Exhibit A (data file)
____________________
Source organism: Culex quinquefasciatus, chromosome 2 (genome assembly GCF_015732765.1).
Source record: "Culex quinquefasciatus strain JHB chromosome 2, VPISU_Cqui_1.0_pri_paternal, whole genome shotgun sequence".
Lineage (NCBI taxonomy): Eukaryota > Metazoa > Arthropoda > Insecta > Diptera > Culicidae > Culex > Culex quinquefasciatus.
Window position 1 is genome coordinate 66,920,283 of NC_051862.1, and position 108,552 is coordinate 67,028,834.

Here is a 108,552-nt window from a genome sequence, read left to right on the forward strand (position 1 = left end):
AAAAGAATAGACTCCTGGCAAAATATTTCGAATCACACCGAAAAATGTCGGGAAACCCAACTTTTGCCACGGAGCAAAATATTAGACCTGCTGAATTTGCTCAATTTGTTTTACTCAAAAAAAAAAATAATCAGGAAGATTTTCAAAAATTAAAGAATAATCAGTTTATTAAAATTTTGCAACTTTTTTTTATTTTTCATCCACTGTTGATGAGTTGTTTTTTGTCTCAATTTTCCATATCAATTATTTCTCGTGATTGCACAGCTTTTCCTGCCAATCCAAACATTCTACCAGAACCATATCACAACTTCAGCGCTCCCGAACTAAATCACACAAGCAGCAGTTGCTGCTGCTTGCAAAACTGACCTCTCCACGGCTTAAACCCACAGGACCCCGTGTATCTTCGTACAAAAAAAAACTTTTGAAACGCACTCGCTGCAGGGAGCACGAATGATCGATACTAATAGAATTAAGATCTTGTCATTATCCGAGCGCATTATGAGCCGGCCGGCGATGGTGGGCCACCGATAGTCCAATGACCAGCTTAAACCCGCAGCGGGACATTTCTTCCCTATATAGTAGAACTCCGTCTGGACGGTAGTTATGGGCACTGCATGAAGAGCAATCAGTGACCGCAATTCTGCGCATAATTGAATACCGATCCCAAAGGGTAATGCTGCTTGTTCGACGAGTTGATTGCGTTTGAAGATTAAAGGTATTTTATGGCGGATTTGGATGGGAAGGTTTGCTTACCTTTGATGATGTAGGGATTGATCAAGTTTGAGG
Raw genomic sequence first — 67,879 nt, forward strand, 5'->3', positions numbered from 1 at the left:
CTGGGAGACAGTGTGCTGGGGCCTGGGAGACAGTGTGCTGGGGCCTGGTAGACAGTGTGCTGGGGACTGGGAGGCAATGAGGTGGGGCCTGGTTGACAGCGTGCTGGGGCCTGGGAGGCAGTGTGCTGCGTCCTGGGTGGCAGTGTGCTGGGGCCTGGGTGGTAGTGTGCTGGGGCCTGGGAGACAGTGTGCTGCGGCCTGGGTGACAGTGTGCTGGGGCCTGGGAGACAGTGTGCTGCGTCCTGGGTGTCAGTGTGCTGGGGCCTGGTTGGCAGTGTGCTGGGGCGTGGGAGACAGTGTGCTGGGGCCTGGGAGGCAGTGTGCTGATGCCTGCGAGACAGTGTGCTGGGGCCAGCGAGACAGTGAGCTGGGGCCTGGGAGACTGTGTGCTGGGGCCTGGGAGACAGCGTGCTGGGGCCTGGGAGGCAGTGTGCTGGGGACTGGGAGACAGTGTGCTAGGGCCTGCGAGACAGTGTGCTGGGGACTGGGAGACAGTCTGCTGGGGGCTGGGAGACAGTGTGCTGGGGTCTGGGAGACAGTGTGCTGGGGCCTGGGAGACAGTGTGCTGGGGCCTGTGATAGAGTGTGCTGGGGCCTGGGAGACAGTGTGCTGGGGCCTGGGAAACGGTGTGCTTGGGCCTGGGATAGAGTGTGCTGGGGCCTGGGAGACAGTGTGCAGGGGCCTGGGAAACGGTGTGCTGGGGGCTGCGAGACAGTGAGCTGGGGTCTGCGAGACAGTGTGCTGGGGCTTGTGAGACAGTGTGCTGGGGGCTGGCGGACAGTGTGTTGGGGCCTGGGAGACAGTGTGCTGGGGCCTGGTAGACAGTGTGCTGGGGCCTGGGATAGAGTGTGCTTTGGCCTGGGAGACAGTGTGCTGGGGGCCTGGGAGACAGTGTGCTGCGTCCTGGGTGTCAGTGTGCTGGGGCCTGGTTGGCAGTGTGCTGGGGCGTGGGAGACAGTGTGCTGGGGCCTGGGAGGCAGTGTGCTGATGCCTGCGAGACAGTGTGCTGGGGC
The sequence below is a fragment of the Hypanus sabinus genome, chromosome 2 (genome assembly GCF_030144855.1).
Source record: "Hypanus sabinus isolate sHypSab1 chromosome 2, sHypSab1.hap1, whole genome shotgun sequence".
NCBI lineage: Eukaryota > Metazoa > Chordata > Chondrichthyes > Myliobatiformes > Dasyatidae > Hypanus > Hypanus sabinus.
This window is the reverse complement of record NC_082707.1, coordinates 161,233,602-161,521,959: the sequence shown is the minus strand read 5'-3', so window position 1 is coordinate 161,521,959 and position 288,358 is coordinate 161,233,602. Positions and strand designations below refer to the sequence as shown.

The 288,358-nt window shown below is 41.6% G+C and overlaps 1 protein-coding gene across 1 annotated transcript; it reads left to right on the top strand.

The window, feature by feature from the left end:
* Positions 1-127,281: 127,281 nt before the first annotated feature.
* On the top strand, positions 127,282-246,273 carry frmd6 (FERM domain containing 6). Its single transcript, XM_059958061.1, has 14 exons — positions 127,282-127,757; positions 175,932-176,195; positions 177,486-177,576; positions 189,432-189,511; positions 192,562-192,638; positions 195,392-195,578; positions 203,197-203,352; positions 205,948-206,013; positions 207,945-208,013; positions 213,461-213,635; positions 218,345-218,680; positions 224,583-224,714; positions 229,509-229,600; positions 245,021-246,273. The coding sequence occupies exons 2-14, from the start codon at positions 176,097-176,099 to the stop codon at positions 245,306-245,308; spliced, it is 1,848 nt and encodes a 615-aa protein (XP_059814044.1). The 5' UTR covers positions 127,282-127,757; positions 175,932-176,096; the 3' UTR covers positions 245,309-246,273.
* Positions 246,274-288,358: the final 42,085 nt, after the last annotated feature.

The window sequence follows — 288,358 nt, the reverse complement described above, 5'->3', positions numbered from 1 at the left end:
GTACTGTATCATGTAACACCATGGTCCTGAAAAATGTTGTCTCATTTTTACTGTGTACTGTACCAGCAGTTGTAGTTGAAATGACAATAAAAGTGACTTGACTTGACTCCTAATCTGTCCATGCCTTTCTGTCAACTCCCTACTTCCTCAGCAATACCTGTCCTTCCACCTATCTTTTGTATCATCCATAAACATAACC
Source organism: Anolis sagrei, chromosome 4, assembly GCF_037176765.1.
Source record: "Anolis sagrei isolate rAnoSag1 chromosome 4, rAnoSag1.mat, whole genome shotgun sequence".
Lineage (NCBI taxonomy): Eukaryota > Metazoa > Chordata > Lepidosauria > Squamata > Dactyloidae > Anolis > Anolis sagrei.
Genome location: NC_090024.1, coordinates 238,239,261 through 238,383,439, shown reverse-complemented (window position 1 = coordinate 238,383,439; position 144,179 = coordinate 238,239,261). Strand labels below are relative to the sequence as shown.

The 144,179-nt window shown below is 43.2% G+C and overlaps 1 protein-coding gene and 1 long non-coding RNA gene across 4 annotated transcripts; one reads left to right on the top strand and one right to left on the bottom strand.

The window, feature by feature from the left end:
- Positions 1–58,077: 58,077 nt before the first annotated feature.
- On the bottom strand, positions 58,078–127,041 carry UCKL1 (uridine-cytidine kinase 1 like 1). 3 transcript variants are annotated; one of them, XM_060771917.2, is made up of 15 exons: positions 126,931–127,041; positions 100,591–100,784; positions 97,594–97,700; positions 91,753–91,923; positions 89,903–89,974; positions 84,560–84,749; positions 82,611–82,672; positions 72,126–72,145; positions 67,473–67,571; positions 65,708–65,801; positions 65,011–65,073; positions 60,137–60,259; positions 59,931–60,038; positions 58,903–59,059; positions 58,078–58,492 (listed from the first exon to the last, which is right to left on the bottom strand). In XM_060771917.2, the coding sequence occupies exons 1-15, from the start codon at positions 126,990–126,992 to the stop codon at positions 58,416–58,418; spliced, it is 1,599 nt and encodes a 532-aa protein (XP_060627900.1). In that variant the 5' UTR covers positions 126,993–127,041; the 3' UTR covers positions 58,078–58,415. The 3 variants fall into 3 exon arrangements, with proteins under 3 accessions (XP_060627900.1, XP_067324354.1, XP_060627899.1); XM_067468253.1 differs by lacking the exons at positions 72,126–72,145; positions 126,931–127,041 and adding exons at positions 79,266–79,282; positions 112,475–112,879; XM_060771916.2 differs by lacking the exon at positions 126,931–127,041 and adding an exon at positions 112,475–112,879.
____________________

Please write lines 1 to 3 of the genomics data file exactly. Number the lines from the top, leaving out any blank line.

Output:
Source organism: Culex quinquefasciatus, chromosome 2 (genome assembly GCF_015732765.1).
Source record: "Culex quinquefasciatus strain JHB chromosome 2, VPISU_Cqui_1.0_pri_paternal, whole genome shotgun sequence".
Lineage (NCBI taxonomy): Eukaryota > Metazoa > Arthropoda > Insecta > Diptera > Culicidae > Culex > Culex quinquefasciatus.